2. Imparting depth with a layer effect
      9m 9s
    3. The power of the drop shadow
      7m 37s
    4. Modifying a layer and its effects
      6m 21s
    5. Saving custom default settings
      4m 12s
    6. Creating a custom contour
      8m 5s
    7. Introducing Bevel and Emboss
      8m 8s
    8. Multiple effects and multiple layers
      7m 45s
    9. Global Light and rasterizing effects
      8m 5s
    10. Gloss and surface contour
      6m 4s
    11. Adding texture to Bevel and Emboss
      7m 21s
  8. 34m 48s
    1. Styles store settings
      1m 38s
    2. Creating and applying a paragraph style
      3m 41s
    3. Redefining a style and styling a word
      5m 38s
    4. Creating and styling a placeholder style
      5m 43s
    5. Applying and creating layer styles
      5m 45s
    6. Loading and customizing layer styles
      5m 42s
    7. Merging and saving layer styles
      6m 41s
  9. 56m 48s
    1. Meet the transformations
      1m 55s
    2. Transformations and Smart Objects
      5m 46s
    3. Adjusting the interpolation setting
      5m 10s
    4. Rotating a layer with Free Transform
      5m 22s
    5. Scale, duplicate, and repeat
      4m 30s
    6. Creating a synthetic star field
      5m 20s
    7. Warping a logo with Arc and Flag
      5m 34s
    8. Distort, perspective, and skew
      4m 15s
    9. Using transformations to draw and correct
      7m 0s
    10. Bolstering text with layer effects
      5m 43s
    11. Adding highlights with Lens Flare
      6m 13s
  10. 43m 36s
    1. Removing the weight that the camera adds
      1m 7s
    2. The Warp and Reconstruct tools
      6m 44s
    3. Brush size, hardness, and opacity
      4m 29s
    4. The Pucker, Bloat, Push, and Twirl tools
      7m 12s
    5. Saving and reapplying Liquify settings
      4m 9s
    6. Lifting and slimming details
      9m 42s
    7. Warping legs, arms, and fabric
      5m 33s
    8. Improving a model's posture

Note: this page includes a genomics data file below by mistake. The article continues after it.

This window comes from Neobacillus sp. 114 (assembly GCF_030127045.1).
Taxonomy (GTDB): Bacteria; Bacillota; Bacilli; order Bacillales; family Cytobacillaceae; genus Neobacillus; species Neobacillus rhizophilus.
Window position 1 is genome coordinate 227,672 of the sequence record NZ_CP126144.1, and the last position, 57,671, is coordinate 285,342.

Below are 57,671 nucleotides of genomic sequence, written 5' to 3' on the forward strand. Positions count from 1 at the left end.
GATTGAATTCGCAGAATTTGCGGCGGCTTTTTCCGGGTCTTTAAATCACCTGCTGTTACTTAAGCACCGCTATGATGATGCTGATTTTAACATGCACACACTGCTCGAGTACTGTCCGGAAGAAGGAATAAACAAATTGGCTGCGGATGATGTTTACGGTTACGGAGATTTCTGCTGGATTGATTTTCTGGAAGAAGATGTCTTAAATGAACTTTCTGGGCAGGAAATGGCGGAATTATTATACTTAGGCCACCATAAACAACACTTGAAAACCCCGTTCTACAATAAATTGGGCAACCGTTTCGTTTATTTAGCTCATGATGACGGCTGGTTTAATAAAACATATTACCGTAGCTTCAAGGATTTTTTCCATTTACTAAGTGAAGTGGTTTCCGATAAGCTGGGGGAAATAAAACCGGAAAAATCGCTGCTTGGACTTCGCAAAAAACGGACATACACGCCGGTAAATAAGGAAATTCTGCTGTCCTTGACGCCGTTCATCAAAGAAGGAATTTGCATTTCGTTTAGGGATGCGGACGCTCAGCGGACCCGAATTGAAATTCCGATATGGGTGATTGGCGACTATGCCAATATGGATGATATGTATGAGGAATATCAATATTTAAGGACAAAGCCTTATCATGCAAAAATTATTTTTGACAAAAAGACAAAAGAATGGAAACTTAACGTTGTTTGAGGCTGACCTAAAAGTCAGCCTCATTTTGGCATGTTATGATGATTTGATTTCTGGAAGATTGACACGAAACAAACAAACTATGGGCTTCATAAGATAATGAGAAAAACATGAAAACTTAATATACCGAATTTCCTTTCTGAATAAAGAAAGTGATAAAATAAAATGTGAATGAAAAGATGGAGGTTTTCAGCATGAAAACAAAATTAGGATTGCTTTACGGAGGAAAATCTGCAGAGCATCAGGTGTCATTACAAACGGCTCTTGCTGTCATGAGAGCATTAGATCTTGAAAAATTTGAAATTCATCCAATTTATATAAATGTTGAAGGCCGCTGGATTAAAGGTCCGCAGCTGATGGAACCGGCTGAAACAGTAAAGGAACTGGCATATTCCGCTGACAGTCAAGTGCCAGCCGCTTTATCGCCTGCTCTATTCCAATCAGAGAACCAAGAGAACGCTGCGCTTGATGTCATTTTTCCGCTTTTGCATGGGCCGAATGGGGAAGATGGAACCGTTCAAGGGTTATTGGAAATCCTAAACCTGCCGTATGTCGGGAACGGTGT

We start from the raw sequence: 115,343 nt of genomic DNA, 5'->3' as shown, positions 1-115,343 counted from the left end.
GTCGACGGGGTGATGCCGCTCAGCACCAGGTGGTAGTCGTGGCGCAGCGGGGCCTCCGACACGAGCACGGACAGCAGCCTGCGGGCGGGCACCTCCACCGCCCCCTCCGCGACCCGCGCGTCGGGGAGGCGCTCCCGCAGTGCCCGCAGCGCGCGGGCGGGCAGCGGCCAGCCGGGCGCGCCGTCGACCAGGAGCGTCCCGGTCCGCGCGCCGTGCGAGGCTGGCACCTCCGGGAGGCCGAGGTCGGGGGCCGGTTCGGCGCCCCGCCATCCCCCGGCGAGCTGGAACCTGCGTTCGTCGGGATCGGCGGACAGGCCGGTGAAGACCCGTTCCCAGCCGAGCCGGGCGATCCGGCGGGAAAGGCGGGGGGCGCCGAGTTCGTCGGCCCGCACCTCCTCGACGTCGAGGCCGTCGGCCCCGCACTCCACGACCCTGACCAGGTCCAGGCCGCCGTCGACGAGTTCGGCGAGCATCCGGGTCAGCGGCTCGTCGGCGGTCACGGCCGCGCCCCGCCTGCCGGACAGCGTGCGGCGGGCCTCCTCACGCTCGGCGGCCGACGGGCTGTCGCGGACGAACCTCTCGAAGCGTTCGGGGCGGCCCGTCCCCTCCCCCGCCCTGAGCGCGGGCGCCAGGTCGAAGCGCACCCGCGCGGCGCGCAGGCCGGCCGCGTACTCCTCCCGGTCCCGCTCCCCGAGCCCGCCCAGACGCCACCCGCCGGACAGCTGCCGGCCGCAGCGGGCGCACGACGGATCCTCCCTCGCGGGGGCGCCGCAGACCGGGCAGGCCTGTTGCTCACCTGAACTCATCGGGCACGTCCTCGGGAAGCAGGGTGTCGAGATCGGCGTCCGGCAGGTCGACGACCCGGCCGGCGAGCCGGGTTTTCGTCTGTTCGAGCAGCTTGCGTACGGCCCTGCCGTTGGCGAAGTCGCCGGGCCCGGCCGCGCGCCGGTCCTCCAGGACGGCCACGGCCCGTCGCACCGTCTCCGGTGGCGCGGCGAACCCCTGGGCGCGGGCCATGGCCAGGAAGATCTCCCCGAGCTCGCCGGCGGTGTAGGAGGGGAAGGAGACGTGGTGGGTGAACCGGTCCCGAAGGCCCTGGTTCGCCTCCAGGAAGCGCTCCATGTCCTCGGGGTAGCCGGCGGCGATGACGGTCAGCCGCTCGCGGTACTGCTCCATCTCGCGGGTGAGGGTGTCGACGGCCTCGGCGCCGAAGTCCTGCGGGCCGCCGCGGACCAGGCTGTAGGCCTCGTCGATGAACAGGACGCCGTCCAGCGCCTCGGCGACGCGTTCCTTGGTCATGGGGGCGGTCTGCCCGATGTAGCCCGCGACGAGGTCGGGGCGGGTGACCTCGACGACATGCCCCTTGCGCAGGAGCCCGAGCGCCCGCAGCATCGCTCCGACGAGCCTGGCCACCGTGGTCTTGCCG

4m 40s
  11. 58m 46s
    1. Shoot in color, convert to black and white
      1m 55s
    2. Three ways to grayscale
      5m 36s
    3. Mixing a custom black-and-white image
      7m 31s
    4. Simulating an infrared photograph
      6m 39s
    5. Creating a sienna-infused sepia tone
      5m 38s
    6. Creating a hyper-saturated image
      5m 26s
    7. Introducing the Black & White command
      3m 16s
    8. Customizing the Black & White settings
      4m 50s
    9. Black & White meets the Channel Mixer
      7m 29s
    10. Infusing an image with tint and color
      5m 9s
    11. Grayscale and Split Tone in Camera Raw
      5m 17s
  12. 41m 34s
    1. The many ways to print
      1m 41s
    2. Using the test document
      3m 18s
    3. Print, position, and size
      5m 57s
    4. Description and printing marks
      3m 3s
    5. Establishing a bleed
      3m 44s
    6. Getting reliable color
      5m 54s
    7. Special printing options
      5m 1s
    8. Previewing an image at print size
      4m 16s
    9. Creating contact sheets
      4m 49s
    10. Creating a multipage PDF
      3m 51s
  13. 31m 9s
    1. Making Internet imagery
      1m 6s
    2. Introducing Save for Web
      4m 39s
    3. Creating the perfect JPEG image
      5m 14s
    4. Creating a high-contrast GIF image
      6m 23s
    5. The two varieties of PNG
      3m 57s
    6. Downsampling for the web
      5m 59s
    7. Adding copyright and contact info
      3m 51s
  14. 1m 3s
    1. Until next time
      1m 3s

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Isolating selected layers (CC 2014)
Video duration: 6m 39s 10h 37m Intermediate Updated Sep 18, 2014